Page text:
Moreover, I read with the elements, with astrology, with Kabbalah and the Tree of Life and the Cube of Space and a boatload of other unnecessary things, because those things are rooted in tradition. I like tracing the history of Tarot. I like looking at its roots in Continental European gambling, in the Golden Dawn, and in the works of authors like Eliphas Lévi and Papus. I cling to all of that because it gives me a sense of stability, of connection. Reading Tarot this way makes it feel like something real to me, something reliable and understandable and of this world. Context is king (as anyone who’s read my Tarot ethics will know), and Tarot becomes infinitely more valuable to me when I have the context of how it was used by readers of yore.

And yet. And yet. And yet.

And yet within me, there still lives the sixteen-year-old libidinous rebel that somehow never dies. And this young whippersnapper refuses to accept authority for authority’s sake. If someone tells me “The tradition is X” and I can trace X back through history to the first person who suggested it–and then, moreover, if I can find that person’s rationale for X and if I agree with it–there’s no problem. But if no reason is offered for X, if no provenance is given, if I’m expected to accept it wordlessly and uncritically? Well, then, we have a problem.

Too many times have I torn hair from my head (often literally) in frustration over some work of Aleister Crowley’s, when it just looks like the bastard made it all up. If he did, that’s fine. But then I won’t apply his thought to my own Tarot practice (and indeed, I’ve made some innovations in my personal Tarot work that would shock more conservatively minded readers). I will never submit myself to the voice of any authority–not even one as great and powerful as the infamous Aleister Crowley–without a damned good reason and an understanding of why I’m doing so.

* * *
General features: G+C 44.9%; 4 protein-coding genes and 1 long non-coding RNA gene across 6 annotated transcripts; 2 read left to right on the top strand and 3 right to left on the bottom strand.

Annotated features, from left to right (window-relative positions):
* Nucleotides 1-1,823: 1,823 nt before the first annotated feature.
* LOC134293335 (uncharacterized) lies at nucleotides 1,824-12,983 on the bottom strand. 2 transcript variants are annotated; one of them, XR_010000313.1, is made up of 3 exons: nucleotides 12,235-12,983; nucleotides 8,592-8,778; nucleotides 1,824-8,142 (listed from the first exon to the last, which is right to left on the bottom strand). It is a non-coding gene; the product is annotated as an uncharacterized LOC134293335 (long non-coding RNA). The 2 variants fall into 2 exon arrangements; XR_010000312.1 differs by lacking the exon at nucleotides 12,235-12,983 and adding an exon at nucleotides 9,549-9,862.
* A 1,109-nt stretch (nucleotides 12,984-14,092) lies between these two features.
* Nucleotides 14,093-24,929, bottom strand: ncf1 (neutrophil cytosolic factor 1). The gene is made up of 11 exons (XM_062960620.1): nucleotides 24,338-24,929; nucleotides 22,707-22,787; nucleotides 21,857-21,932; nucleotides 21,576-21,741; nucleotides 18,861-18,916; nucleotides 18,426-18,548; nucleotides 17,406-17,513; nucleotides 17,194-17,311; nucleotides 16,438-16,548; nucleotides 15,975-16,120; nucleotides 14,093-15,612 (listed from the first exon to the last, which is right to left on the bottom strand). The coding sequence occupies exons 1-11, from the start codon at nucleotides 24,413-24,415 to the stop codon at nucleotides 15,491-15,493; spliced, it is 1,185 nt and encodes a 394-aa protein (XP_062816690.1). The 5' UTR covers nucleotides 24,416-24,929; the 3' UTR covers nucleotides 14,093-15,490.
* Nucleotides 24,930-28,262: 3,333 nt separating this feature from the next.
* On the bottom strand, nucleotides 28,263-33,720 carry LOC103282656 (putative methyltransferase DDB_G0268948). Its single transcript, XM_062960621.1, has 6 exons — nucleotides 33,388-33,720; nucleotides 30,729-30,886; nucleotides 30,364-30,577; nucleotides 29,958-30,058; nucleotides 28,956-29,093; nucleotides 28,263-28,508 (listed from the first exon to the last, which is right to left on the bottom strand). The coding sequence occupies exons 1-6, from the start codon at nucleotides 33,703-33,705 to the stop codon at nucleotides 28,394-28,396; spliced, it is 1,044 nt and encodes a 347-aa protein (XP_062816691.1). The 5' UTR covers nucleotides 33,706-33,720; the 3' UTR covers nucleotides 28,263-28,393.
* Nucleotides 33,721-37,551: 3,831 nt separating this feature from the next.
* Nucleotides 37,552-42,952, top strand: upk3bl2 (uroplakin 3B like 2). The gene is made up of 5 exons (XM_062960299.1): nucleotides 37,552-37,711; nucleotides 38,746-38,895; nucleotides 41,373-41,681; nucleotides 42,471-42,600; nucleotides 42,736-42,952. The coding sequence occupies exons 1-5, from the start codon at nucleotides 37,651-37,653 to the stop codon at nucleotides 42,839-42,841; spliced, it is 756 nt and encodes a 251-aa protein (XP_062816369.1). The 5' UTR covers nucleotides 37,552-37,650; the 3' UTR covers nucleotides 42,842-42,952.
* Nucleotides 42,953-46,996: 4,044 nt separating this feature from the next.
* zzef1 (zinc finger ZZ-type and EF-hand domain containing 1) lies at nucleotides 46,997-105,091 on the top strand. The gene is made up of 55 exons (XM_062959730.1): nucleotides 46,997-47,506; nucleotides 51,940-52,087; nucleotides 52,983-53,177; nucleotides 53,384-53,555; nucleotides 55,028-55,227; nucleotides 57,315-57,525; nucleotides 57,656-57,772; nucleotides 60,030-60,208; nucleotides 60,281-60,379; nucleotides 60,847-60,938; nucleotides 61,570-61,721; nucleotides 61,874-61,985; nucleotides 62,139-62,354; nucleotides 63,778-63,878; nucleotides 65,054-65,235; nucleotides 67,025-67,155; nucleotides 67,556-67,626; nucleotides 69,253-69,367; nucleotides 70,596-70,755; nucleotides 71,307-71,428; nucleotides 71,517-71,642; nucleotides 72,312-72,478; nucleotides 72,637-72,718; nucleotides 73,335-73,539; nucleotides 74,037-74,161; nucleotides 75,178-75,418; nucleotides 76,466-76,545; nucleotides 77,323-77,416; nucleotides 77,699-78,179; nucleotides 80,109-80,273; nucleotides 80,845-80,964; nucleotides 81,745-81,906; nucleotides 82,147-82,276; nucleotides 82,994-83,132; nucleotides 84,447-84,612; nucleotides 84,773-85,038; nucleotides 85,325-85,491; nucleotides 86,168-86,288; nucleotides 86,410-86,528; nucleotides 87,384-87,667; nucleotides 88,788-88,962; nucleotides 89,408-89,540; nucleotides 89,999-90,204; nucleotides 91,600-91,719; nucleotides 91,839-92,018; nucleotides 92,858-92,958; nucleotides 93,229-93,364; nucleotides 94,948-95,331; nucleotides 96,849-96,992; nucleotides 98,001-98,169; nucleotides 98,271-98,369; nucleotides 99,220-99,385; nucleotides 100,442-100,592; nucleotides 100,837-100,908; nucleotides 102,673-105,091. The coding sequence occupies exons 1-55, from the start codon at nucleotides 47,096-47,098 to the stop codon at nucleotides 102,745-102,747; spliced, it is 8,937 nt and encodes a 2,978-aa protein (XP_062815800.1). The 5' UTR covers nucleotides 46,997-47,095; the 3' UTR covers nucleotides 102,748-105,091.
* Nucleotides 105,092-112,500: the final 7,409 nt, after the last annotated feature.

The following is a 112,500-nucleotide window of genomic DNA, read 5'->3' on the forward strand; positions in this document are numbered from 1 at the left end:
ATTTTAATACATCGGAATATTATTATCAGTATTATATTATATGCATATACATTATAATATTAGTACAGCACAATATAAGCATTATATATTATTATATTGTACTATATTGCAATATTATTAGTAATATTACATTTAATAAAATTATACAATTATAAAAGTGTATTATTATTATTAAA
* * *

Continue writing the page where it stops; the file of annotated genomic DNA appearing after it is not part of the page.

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Crowley bears a lot of resemblance to the Wizard of Oz. They’re both bald, demagogic charlatans. But perhaps I speak too harshly.

This is the eternal rub for me, between wanting desperately to submit myself to authority and refusing to let that same authority rule unquestioned. It’s about holding to tradition for a sense of authenticity and continuity, but also about knowing when to let tradition pass away. And no card has ever captured that tension better than the old stuffed shirt himself, the Hierophant.

But I feel a change coming on the wind. The Hierophant, who’s been my patron for as long as I’ve been reading Tarot, is starting to give way to the influence of a different card. But I’ll save that for the next post. This one has been about what was, and why. The next will be about what’s yet to come.

So now, to leave off, I ask you the same question that I ask everyone. Who is your Tarot patron? And why?


*Yes, I understand the irony of that expression. It was largely intentional. Sue me.

**This is, in part, derived from the fact that I learned Tarot on a deck that not only had unillustrated pips, but that didn’t even have divinatory imagery on the Majors. It was literally just a deck of playing cards. As a consequence, reading with that deck, I learned to trust traditional card meanings, numerology, elemental dignities, and similar structural components of a reading rather than anything having to do with the specifics of deck art.

[For those of you who don’t recognize the featured image from this post, it’s Tevye from The Fiddler on the Roof. There’s a glorious song from that musical, which deals with (you guessed it) Tradition!]

 

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14 thoughts on “On Tarot Patrons, Part 1: The Hierophant

  1. This is interesting ! I can see why you would like the Hierophant. I always see the Hierophant in readings when the seeker is somehow questioning authority and traditions. So I agree, the Hierophant can be a really cool card ! In regards to my personal Tarot Patron, I had never really asked myself that question! I guess I do like the Star card very much (yes I’m predictable that way haha), but recently I have been taking a big liking for The Moon (which I feared at first). I feel like the Moon really sums up a Tarot reading : the seeker comes in looking for answers he/she has an idea about them but doesn’t see them clearly, and with the reading he/she understand the shadows and the darkness. He/she understands what is reflection and what is light. I feel like that really sums up my way of approaching the Tarot… a game of light and shadow and finding the answers within. As always great post ! 😀